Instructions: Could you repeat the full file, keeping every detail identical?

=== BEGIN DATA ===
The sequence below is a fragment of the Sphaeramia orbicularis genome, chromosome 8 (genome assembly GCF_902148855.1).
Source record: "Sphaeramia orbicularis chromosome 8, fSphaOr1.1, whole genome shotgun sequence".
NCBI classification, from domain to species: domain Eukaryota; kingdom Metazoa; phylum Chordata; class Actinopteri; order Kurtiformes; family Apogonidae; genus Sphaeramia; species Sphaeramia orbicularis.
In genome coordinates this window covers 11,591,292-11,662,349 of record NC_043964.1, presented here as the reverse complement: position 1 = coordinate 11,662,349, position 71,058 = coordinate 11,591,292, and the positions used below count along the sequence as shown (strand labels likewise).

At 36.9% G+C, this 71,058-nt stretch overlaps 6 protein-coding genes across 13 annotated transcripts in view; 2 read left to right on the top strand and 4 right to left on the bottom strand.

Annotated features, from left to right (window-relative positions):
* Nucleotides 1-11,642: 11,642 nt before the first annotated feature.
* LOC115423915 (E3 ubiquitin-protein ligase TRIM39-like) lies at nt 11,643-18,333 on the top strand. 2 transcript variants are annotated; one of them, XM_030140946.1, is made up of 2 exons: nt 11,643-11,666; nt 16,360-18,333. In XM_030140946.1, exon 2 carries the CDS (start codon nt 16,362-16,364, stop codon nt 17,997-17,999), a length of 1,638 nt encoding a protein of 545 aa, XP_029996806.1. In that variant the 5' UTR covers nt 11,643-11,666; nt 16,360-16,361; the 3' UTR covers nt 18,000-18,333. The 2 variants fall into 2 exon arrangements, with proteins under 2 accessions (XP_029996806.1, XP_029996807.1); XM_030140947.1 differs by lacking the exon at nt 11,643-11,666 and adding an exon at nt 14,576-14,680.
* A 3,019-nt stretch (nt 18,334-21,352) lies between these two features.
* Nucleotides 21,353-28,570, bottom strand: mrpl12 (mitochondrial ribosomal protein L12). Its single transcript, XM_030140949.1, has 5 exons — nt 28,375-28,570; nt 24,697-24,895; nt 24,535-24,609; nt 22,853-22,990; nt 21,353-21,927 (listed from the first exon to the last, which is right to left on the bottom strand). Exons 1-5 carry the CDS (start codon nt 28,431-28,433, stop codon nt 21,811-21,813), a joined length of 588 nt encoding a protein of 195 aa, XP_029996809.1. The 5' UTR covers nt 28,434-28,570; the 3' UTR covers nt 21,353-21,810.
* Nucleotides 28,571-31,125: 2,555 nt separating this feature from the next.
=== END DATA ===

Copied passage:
The sequence below is a fragment of the Sphaeramia orbicularis genome, chromosome 8 (genome assembly GCF_902148855.1).
Source record: "Sphaeramia orbicularis chromosome 8, fSphaOr1.1, whole genome shotgun sequence".
NCBI classification, from domain to species: domain Eukaryota; kingdom Metazoa; phylum Chordata; class Actinopteri; order Kurtiformes; family Apogonidae; genus Sphaeramia; species Sphaeramia orbicularis.
In genome coordinates this window covers 11,591,292-11,662,349 of record NC_043964.1, presented here as the reverse complement: position 1 = coordinate 11,662,349, position 71,058 = coordinate 11,591,292, and the positions used below count along the sequence as shown (strand labels likewise).

At 36.9% G+C, this 71,058-nt stretch overlaps 6 protein-coding genes across 13 annotated transcripts in view; 2 read left to right on the top strand and 4 right to left on the bottom strand.

Annotated features, from left to right (window-relative positions):
* Nucleotides 1-11,642: 11,642 nt before the first annotated feature.
* LOC115423915 (E3 ubiquitin-protein ligase TRIM39-like) lies at nt 11,643-18,333 on the top strand. 2 transcript variants are annotated; one of them, XM_030140946.1, is made up of 2 exons: nt 11,643-11,666; nt 16,360-18,333. In XM_030140946.1, exon 2 carries the CDS (start codon nt 16,362-16,364, stop codon nt 17,997-17,999), a length of 1,638 nt encoding a protein of 545 aa, XP_029996806.1. In that variant the 5' UTR covers nt 11,643-11,666; nt 16,360-16,361; the 3' UTR covers nt 18,000-18,333. The 2 variants fall into 2 exon arrangements, with proteins under 2 accessions (XP_029996806.1, XP_029996807.1); XM_030140947.1 differs by lacking the exon at nt 11,643-11,666 and adding an exon at nt 14,576-14,680.
* A 3,019-nt stretch (nt 18,334-21,352) lies between these two features.
* Nucleotides 21,353-28,570, bottom strand: mrpl12 (mitochondrial ribosomal protein L12). Its single transcript, XM_030140949.1, has 5 exons — nt 28,375-28,570; nt 24,697-24,895; nt 24,535-24,609; nt 22,853-22,990; nt 21,353-21,927 (listed from the first exon to the last, which is right to left on the bottom strand). Exons 1-5 carry the CDS (start codon nt 28,431-28,433, stop codon nt 21,811-21,813), a joined length of 588 nt encoding a protein of 195 aa, XP_029996809.1. The 5' UTR covers nt 28,434-28,570; the 3' UTR covers nt 21,353-21,810.
* Nucleotides 28,571-31,125: 2,555 nt separating this feature from the next.